‘In this life
Of error, ignorance, and strife,
Where nothing is, but all things seem,
And we the shadows of the dream,
It is a modest creed, and yet
Pleasant, if one considers it,
To own that death itself must be,
Like all the rest, a mockery.
This garden sweet, that lady fair,
And all sweet shapes and odours there,
In truth have never passed away;
’Tis we, ’tis ours are changed, not they.
For love and beauty and delight
There is no death, nor change; their might
Exceeds our organs, which endure
No light, being themselves obscure.’
He seems in his speculations to have lit on that memory of nature the visionaries claim for the foundation of their knowledge; but I do not know whether he thought, as they do, that all things good and evil remain for ever, ‘thinking the thought and doing the deed,’ though not, it may be, self-conscious; or only thought that ‘love and beauty and delight’ remain for ever. The passage where Queen Mab awakes ‘all knowledge of the past,’ and the good and evil ‘events of old and wondrous times,’ was no more doubtless than a part of the machinery of the poem, but all the machineries of poetry are parts of the convictions of antiquity, and readily become again convictions in minds that dwell upon them in a spirit of intense idealism.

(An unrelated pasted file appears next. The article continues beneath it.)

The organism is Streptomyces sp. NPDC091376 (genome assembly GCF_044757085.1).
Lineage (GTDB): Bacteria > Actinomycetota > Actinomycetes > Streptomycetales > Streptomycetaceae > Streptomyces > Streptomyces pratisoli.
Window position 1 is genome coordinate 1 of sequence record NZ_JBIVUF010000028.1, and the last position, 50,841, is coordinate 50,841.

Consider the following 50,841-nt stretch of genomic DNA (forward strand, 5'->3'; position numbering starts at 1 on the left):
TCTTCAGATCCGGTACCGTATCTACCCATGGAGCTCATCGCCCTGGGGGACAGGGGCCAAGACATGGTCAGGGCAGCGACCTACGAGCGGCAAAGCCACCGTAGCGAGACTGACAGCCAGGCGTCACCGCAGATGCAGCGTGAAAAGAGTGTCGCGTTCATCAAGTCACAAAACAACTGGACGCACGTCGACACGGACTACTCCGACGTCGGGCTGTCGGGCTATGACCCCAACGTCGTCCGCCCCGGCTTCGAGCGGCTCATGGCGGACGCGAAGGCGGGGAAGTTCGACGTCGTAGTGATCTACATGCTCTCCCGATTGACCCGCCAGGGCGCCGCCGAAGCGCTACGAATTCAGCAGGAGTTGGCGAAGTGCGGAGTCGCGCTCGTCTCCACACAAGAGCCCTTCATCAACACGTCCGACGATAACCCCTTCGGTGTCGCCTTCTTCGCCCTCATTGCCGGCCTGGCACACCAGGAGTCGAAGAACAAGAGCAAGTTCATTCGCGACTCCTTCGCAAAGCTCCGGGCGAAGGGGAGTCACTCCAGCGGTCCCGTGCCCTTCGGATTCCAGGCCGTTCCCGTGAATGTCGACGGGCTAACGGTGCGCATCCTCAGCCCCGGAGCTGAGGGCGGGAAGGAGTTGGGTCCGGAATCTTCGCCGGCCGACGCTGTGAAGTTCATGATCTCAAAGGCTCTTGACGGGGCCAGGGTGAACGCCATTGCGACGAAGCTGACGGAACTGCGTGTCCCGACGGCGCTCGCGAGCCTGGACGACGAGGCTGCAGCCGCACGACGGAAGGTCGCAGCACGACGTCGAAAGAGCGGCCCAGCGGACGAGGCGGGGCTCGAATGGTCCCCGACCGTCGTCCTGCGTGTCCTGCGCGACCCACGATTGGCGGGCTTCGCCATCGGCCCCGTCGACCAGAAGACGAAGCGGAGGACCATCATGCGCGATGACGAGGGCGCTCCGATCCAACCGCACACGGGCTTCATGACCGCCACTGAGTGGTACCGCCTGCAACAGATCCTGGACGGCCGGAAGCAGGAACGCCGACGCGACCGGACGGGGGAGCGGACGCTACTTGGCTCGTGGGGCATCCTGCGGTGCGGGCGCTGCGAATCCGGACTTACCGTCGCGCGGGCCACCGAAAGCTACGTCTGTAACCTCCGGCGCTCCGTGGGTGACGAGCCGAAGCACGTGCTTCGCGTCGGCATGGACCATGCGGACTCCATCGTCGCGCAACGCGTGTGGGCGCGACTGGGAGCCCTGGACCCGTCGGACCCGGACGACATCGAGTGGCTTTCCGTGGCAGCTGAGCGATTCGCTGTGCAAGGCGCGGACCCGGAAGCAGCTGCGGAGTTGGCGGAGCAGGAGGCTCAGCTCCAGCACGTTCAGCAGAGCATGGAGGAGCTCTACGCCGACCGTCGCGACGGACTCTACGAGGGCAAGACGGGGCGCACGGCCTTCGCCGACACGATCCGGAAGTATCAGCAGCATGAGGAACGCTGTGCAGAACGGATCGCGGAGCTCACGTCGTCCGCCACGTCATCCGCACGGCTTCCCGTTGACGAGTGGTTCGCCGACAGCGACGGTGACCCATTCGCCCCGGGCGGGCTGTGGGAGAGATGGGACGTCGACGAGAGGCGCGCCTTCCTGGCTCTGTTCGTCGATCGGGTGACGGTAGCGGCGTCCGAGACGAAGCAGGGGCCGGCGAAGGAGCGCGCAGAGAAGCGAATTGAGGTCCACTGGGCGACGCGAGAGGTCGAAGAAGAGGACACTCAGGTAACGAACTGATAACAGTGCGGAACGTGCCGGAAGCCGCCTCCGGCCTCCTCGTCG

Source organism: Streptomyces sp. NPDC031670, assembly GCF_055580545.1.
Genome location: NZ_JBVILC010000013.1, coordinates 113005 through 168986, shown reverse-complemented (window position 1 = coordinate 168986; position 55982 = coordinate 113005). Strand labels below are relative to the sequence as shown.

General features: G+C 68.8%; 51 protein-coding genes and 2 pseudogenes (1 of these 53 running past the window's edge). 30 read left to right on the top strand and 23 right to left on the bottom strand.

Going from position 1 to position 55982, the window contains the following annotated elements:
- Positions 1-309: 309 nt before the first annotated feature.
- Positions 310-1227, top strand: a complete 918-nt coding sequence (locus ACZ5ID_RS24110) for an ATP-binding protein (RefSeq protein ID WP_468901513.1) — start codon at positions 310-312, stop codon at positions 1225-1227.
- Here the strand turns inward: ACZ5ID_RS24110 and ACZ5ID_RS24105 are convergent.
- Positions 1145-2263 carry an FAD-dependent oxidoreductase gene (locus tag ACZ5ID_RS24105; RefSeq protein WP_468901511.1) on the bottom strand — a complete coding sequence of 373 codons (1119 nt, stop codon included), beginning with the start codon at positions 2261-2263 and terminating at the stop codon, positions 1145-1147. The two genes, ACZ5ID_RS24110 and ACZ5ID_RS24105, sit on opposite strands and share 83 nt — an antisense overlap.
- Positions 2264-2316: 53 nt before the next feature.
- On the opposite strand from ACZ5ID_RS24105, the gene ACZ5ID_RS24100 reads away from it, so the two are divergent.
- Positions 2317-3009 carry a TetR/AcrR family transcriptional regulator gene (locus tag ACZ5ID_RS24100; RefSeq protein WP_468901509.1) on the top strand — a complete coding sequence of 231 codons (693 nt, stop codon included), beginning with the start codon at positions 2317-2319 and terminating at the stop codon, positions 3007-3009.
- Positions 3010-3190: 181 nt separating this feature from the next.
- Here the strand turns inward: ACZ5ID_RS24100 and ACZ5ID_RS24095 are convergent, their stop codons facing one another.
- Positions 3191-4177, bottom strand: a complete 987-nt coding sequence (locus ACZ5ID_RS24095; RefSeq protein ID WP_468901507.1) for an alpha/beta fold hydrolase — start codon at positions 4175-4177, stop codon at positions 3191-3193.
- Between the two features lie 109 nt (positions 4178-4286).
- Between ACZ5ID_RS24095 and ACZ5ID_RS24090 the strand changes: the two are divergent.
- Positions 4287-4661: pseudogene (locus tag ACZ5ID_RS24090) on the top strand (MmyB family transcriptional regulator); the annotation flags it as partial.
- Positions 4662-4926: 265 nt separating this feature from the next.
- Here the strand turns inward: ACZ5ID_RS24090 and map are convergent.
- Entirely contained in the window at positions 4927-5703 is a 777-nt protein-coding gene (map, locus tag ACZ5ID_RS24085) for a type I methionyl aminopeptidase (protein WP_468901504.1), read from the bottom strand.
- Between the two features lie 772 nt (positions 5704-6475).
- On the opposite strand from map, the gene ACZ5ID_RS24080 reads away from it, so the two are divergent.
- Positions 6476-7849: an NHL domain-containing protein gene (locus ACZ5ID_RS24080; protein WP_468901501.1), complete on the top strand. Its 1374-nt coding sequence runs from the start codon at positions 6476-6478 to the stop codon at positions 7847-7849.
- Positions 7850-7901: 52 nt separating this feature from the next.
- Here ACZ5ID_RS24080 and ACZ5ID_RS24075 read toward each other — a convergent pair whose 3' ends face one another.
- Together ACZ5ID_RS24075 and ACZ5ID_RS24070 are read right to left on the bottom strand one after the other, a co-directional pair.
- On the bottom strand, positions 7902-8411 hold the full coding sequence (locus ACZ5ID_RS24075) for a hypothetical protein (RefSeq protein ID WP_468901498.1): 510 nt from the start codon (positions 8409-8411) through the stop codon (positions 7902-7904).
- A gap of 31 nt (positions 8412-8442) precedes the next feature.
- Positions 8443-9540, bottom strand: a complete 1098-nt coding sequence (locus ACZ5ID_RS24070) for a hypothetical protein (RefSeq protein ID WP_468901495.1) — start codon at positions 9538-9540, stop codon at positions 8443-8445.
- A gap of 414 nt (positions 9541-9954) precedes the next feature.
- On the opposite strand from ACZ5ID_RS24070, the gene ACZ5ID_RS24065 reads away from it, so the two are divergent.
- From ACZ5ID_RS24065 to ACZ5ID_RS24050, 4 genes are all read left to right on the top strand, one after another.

Intellectual Beauty has not only the happy dead to do her will, but ministering spirits who correspond to the Devas of the East, and the Elemental Spirits of mediæval Europe, and the Sidhe of ancient Ireland, and whose too constant presence, and perhaps Shelley’s ignorance of their more traditional forms, give some of his poetry an air of rootless phantasy. They change continually in his poetry, as they do in the visions of the mystics everywhere and of the common people in Ireland, and the forms of these changes display, in an especial sense, the glowing forms of his mind when freed from all impulse not out of itself or out of supersensual power. These are ‘gleams of a remoter world which visit us in sleep,’ spiritual essences whose shadows are the delights of all the senses, sounds ‘folded in cells of crystal silence,’ ‘visions swift and sweet and quaint,’ which lie waiting their moment ‘each in his thin sheath like a chrysalis,’ ‘odours’ among ‘ever-blooming eden trees’, ‘liquors’ that can give ‘happy sleep,’ or can make tears ‘all wonder and delight’; ‘The golden genii who spoke to the poets of Greece in dreams’; ‘the phantoms’ which become the forms of the arts when ‘the mind, arising bright from the embrace of beauty,’ ‘casts on them the gathered rays which are reality’; the ‘guardians’ who move in ‘the atmosphere of human thought’ as ‘the birds within the wind, or the fish within the wave,’ or man’s thought itself through all things; and who join the throng of the happy hours when Time is passing away—